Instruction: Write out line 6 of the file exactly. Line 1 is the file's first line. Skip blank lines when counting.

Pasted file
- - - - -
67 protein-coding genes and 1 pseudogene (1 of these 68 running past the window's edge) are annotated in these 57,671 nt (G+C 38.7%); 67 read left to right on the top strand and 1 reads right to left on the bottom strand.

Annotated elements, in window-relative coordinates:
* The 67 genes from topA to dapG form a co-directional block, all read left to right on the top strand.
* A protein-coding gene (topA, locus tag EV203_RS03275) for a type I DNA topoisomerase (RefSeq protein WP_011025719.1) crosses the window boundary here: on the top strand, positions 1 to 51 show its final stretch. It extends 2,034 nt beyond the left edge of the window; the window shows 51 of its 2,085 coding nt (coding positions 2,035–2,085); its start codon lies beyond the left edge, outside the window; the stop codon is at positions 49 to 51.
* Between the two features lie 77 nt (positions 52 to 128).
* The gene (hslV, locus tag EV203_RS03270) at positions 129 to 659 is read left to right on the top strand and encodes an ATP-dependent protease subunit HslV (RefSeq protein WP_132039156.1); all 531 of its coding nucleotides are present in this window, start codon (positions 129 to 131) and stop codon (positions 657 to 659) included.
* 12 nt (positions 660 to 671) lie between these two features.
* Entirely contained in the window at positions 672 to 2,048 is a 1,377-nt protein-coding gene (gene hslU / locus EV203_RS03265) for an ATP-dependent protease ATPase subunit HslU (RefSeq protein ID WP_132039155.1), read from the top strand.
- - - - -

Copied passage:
* The gene (hslV, locus tag EV203_RS03270) at positions 129 to 659 is read left to right on the top strand and encodes an ATP-dependent protease subunit HslV (RefSeq protein WP_132039156.1); all 531 of its coding nucleotides are present in this window, start codon (positions 129 to 131) and stop codon (positions 657 to 659) included.